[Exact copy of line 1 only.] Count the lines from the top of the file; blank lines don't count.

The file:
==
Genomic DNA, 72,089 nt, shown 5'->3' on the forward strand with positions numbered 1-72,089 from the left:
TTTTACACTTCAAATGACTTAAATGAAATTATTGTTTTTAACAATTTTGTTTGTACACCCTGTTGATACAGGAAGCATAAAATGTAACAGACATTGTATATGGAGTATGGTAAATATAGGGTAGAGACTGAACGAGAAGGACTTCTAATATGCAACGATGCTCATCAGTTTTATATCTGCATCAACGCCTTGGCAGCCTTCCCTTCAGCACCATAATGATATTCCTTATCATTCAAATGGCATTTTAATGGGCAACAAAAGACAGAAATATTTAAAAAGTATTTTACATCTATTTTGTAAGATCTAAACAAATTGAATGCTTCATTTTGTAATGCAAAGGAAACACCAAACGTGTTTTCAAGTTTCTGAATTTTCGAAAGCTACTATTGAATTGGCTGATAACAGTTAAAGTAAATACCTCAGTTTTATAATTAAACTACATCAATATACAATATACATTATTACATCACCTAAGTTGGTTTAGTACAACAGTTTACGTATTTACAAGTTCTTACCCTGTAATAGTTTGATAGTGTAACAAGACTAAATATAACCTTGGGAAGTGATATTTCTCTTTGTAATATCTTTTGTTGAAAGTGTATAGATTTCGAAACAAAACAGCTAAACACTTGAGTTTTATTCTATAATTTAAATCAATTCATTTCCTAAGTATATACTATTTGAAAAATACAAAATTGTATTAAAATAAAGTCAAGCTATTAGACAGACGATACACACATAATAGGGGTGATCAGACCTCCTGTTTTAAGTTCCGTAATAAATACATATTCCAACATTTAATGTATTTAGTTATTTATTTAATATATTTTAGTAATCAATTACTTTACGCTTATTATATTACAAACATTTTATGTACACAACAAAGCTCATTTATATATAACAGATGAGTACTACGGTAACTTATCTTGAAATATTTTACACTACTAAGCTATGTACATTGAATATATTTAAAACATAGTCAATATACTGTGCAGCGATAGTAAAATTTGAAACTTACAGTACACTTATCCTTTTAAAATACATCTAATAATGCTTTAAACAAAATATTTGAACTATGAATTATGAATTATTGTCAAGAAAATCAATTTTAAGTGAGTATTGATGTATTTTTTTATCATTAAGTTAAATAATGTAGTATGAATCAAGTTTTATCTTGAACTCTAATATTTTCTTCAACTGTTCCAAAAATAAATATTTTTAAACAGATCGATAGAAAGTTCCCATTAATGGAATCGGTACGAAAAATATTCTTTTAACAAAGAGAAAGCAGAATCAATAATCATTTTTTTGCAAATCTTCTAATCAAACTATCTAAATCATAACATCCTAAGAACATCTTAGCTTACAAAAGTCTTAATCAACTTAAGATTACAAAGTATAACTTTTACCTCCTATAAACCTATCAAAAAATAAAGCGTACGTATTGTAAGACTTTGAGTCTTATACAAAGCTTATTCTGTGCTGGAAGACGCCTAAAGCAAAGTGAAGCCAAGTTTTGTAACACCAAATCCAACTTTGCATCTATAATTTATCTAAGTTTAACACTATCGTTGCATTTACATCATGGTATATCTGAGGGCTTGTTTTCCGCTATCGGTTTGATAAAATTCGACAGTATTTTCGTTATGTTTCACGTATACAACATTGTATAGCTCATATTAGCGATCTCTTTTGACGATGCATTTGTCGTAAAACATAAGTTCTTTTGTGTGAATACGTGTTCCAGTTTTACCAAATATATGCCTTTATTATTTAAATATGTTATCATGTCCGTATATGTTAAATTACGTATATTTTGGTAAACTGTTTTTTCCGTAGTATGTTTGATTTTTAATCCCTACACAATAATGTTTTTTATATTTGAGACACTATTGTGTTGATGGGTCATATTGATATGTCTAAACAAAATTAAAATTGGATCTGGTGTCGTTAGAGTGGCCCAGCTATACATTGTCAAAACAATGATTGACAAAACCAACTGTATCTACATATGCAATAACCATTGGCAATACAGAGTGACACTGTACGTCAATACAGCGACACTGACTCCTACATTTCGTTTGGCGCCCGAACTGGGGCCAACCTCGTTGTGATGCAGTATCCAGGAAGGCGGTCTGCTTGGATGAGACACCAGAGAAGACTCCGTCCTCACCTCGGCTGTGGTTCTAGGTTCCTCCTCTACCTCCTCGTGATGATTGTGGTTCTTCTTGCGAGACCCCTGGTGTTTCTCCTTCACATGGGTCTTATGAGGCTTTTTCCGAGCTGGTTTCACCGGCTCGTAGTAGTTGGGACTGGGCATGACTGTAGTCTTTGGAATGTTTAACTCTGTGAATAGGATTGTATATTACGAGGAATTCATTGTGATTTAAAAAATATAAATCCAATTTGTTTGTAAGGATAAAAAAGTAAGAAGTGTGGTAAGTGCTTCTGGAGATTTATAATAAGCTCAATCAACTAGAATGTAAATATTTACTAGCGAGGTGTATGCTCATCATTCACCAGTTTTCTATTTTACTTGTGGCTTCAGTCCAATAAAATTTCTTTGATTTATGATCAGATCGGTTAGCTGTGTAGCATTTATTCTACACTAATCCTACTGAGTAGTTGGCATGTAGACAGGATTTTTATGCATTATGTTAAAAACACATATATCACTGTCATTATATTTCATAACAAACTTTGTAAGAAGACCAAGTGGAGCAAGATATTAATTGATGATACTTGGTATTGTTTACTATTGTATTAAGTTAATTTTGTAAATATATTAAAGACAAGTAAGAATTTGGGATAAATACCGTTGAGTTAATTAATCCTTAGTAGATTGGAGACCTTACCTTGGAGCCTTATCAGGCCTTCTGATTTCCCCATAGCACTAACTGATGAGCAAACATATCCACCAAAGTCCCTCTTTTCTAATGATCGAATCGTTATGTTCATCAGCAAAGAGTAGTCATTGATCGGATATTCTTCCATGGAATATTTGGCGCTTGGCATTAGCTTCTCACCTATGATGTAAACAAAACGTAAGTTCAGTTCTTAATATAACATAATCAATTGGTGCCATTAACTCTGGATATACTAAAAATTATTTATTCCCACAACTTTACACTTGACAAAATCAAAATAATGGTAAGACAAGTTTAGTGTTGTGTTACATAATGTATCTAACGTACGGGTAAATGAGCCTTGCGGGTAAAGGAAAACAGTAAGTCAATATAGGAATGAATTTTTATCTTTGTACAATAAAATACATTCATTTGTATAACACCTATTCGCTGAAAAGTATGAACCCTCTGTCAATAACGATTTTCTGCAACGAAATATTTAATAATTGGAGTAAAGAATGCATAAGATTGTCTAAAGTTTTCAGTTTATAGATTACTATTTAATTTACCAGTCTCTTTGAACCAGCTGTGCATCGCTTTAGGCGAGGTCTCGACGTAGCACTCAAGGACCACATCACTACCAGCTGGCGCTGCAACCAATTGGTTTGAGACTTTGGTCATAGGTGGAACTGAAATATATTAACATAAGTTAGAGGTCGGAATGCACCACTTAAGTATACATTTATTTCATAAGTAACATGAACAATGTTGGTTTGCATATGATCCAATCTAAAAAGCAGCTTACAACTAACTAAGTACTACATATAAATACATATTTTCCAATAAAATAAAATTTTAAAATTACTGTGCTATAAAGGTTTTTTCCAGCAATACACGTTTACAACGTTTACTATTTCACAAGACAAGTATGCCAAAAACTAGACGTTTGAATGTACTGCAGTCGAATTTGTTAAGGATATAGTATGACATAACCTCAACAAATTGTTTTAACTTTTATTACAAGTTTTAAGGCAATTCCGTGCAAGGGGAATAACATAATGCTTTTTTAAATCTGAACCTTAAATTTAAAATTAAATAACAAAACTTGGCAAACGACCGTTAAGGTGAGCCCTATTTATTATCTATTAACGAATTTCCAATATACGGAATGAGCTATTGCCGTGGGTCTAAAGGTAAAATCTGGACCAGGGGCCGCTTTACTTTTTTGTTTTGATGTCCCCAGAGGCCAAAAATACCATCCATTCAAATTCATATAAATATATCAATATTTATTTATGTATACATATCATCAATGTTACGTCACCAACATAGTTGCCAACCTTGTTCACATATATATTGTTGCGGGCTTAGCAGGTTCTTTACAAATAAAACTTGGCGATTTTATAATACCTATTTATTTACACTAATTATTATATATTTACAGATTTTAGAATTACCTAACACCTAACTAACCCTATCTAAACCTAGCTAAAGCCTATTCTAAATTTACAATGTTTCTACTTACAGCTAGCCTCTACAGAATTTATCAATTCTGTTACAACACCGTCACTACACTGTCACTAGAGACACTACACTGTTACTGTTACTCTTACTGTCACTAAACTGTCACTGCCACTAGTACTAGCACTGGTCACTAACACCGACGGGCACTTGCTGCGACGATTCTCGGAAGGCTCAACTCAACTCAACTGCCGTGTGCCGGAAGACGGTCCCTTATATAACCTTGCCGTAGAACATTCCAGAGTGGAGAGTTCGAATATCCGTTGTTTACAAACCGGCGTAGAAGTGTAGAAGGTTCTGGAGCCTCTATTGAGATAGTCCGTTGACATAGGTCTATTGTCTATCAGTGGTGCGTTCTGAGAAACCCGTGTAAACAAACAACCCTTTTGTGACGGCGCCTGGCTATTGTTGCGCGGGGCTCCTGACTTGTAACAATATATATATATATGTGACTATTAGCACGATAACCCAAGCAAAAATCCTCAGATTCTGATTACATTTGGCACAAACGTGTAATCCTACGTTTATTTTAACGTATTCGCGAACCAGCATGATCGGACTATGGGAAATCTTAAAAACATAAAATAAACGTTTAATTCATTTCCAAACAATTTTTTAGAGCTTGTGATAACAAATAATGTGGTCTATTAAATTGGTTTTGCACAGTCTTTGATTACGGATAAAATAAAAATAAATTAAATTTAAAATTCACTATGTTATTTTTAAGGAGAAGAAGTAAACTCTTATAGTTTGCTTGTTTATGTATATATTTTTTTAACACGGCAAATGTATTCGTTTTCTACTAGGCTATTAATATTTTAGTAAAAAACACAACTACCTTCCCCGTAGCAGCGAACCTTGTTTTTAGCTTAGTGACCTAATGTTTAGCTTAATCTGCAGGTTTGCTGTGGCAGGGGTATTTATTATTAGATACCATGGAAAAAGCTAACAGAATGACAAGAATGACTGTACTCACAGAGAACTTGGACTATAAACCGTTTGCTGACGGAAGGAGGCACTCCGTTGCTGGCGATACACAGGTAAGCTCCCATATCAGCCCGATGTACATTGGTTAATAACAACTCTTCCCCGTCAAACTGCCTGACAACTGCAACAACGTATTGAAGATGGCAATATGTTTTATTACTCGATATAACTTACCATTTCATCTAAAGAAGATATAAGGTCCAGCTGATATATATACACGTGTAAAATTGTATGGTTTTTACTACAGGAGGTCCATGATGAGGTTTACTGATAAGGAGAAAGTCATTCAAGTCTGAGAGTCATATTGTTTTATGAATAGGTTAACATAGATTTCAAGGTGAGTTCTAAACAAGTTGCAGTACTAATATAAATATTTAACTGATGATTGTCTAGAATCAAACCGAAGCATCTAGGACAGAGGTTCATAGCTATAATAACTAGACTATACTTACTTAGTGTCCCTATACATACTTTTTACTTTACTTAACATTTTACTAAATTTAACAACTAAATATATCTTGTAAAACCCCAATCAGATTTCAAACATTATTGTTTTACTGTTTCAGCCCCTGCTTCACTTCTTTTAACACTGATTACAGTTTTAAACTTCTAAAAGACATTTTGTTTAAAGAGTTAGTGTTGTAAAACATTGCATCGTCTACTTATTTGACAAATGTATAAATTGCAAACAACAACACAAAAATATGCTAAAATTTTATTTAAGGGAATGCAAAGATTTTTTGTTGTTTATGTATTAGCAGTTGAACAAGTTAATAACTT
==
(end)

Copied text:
Genomic DNA, 72,089 nt, shown 5'->3' on the forward strand with positions numbered 1-72,089 from the left: